My freshly mowed lawn looked like a bald head fringed with straggly green hairs, and I spent two hours pulling, poisoning, and whacking weeds.
I quit when the weed-trimmer ran out of cord, and hobbled inside, collapsing on the couch, naively hoping to take a nap. But of course, tout de suite, bored grandchildren arrived with a request. They wanted to explore the under-stair storage space. Although there is nothing special about that spot, the entrance is covered by bookcases which swing inward when certain boards are removed— a feature which attracted the Nancy Drew-loving eleven year old like an electromagnet attracts iron.
For an hour, my nap was interrupted by thunderous little feet running upstairs and down. The pint-sized explorers brought me, among other things, thirty year old piano sheet music, a small Curious George toy, a wooden ruler, and the report of a mysterious gray and white dollhouse. Soon, the children had excavated all items of interest, and moved on to other activities. The eldest plopped herself down on the piano bench and sight-read an old Faber piano book —apparently, it’s never too early to learn Christmas carols. I lazed on the couch, listening to holiday songs written in C major, and ruminated over what made the kids so enthusiastic about searching through old junk.
I had sold the kids’ adventure short. Contrary to my pessimistic predictions, they had found plenty of gold. It came to me that, somewhere along the way, I’d stopped believing in treasure hunts, which seems to be a common plight among grown-ups. Adults get stuck in the doldrums, where longing is limited. Adventure has passed us by; all the islands have been named and tamed.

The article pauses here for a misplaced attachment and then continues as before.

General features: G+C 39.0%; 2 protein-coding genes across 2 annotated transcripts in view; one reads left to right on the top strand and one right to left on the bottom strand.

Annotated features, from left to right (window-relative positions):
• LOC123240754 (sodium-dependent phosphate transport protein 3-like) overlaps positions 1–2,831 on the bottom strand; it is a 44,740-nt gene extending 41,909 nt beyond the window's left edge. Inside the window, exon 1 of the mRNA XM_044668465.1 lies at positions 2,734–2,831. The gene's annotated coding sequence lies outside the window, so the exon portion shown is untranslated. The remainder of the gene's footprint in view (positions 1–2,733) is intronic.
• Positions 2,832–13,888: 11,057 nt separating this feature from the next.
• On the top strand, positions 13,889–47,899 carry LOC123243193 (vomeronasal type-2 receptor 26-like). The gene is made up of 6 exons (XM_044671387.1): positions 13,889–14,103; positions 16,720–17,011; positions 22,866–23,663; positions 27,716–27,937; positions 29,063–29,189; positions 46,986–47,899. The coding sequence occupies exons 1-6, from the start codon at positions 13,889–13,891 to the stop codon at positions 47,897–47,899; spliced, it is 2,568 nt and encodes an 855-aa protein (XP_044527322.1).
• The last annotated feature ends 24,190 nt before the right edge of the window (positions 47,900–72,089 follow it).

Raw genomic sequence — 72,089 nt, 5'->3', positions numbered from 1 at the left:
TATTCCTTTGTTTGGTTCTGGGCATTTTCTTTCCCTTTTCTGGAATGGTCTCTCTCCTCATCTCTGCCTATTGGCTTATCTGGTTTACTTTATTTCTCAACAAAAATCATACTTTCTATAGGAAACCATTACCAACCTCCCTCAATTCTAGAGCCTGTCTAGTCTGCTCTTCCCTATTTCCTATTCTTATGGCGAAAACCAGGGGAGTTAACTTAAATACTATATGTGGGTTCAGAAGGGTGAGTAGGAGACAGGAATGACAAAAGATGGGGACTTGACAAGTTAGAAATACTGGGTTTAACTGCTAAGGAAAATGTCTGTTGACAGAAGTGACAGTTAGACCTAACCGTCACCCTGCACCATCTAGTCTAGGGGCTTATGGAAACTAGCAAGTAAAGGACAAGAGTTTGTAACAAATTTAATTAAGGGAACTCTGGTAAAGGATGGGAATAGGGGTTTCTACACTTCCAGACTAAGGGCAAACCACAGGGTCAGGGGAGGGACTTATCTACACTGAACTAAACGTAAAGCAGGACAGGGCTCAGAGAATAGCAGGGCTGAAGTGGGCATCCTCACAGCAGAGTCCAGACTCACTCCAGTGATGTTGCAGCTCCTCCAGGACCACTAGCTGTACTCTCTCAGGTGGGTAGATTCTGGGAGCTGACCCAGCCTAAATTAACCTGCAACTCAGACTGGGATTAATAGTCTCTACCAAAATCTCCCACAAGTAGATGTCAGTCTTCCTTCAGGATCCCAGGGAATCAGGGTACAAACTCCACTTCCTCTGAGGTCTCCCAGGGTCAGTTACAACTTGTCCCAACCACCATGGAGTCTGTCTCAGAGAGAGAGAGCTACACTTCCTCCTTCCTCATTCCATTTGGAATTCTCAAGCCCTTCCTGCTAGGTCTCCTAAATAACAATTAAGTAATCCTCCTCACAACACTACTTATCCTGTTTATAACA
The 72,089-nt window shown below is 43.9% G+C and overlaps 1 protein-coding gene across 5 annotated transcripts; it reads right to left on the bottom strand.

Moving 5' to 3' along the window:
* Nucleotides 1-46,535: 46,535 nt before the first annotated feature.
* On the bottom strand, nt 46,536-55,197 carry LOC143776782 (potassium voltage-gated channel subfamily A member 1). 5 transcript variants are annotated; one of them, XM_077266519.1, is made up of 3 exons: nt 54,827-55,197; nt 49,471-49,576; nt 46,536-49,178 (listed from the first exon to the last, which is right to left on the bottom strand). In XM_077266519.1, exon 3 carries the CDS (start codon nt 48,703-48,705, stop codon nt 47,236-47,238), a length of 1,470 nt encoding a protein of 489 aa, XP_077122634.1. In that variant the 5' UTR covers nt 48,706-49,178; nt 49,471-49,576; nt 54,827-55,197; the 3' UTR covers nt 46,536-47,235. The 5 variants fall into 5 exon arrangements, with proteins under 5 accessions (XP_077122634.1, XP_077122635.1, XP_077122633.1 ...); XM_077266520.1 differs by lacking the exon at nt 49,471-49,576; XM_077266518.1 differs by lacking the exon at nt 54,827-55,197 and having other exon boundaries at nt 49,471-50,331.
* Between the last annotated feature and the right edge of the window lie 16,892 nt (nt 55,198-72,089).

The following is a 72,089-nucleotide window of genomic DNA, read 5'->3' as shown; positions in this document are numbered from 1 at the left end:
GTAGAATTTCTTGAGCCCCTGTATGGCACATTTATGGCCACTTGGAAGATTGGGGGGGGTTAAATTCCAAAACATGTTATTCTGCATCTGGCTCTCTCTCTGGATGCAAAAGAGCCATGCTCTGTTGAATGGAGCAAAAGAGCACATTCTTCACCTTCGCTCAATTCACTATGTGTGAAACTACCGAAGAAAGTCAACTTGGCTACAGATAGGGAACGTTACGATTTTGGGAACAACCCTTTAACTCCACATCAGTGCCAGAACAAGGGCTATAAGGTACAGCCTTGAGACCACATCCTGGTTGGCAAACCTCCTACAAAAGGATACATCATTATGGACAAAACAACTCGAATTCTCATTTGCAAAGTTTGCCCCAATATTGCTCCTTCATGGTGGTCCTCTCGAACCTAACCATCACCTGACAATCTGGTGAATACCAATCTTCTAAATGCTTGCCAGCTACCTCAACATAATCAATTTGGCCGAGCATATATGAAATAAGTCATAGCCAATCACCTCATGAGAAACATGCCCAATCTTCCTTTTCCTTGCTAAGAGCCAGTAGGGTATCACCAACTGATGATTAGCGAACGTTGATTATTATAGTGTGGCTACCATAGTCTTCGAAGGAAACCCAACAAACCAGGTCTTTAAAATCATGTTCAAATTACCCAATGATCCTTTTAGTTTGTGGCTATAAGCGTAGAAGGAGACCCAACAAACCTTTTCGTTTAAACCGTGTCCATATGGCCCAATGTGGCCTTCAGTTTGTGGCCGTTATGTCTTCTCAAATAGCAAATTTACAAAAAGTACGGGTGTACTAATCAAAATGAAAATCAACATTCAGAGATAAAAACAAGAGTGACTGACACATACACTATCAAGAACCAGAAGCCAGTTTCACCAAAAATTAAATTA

Gloom can invade thought without our noticing. On Mother’s Day, for example, I read countless sad posts about mothers who had passed away. These invariably included pictures of flowers, candles or angels, and— I get it. I really do. I miss my mother and wish we were together. I don’t want anyone to forget her. If she were here, I’d give her the most beautiful rose I could find. She would enjoy it, and I’d feel good. But, as it is, she has embarked on an adventure from which I am temporarily excluded. If I were to write a post to her, it would be something like:
“Mom. . . I wish I could see what you see! It must be fantastic!”
I’d do this because I am confident that she is better off than I am. At least, that’s what the apostle Paul had in mind when he wrote to the sea-faring Corinthians:
“So we are always of good courage. We know that while we are at home in the body we are away from the Lord, for we walk by faith, not by sight. Yes, we are of good courage, and would rather be away from the body and at home with the Lord.” (2 Co 5:6-8)
As believers we have every reason to live with an extravagant sense of adventure. Though we suffer squalls on the the first leg of our journey, we know that what awaits us is much better. Grief is great, but it must not have the last word. Death, after all, is merely a harbor from which we will again set sail.